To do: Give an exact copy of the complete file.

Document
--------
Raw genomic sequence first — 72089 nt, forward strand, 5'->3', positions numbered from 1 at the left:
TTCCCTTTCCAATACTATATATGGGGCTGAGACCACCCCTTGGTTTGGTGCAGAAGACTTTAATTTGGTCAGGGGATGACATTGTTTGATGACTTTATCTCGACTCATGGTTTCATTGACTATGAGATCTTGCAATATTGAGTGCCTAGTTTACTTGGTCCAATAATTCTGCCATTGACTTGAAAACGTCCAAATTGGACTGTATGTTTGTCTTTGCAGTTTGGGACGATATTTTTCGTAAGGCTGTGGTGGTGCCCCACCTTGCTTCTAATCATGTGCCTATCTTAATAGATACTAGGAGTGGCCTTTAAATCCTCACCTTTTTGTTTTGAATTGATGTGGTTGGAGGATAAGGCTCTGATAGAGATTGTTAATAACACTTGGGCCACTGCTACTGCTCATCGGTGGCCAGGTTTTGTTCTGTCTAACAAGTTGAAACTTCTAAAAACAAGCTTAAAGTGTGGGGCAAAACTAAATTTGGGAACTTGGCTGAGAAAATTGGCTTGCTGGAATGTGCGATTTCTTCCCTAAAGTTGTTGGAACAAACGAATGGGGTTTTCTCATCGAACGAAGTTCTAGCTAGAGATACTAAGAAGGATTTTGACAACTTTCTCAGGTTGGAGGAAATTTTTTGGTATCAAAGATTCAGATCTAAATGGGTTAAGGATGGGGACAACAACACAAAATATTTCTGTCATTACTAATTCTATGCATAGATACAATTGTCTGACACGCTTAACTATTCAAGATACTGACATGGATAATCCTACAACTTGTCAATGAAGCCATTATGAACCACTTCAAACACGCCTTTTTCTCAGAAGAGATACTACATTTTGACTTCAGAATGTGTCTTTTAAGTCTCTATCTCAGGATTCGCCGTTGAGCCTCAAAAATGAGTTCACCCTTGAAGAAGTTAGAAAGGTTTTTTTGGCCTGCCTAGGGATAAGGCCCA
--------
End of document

Raw genomic sequence first — 72089 nt, forward strand, 5'->3', positions numbered from 1 at the left:
TTCCCTTTCCAATACTATATATGGGGCTGAGACCACCCCTTGGTTTGGTGCAGAAGACTTTAATTTGGTCAGGGGATGACATTGTTTGATGACTTTATCTCGACTCATGGTTTCATTGACTATGAGATCTTGCAATATTGAGTGCCTAGTTTACTTGGTCCAATAATTCTGCCATTGACTTGAAAACGTCCAAATTGGACTGTATGTTTGTCTTTGCAGTTTGGGACGATATTTTTCGTAAGGCTGTGGTGGTGCCCCACCTTGCTTCTAATCATGTGCCTATCTTAATAGATACTAGGAGTGGCCTTTAAATCCTCACCTTTTTGTTTTGAATTGATGTGGTTGGAGGATAAGGCTCTGATAGAGATTGTTAATAACACTTGGGCCACTGCTACTGCTCATCGGTGGCCAGGTTTTGTTCTGTCTAACAAGTTGAAACTTCTAAAAACAAGCTTAAAGTGTGGGGCAAAACTAAATTTGGGAACTTGGCTGAGAAAATTGGCTTGCTGGAATGTGCGATTTCTTCCCTAAAGTTGTTGGAACAAACGAATGGGGTTTTCTCATCGAACGAAGTTCTAGCTAGAGATACTAAGAAGGATTTTGACAACTTTCTCAGGTTGGAGGAAATTTTTTGGTATCAAAGATTCAGATCTAAATGGGTTAAGGATGGGGACAACAACACAAAATATTTCTGTCATTACTAATTCTATGCATAGATACAATTGTCTGACACGCTTAACTATTCAAGATACTGACATGGATAATCCTACAACTTGTCAATGAAGCCATTATGAACCACTTCAAACACGCCTTTTTCTCAGAAGAGATACTACATTTTGACTTCAGAATGTGTCTTTTAAGTCTCTATCTCAGGATTCGCCGTTGAGCCTCAAAAATGAGTTCACCCTTGAAGAAGTTAGAAAGGTTTTTTTGGCCTGCCTAGGGATAAGGCCCA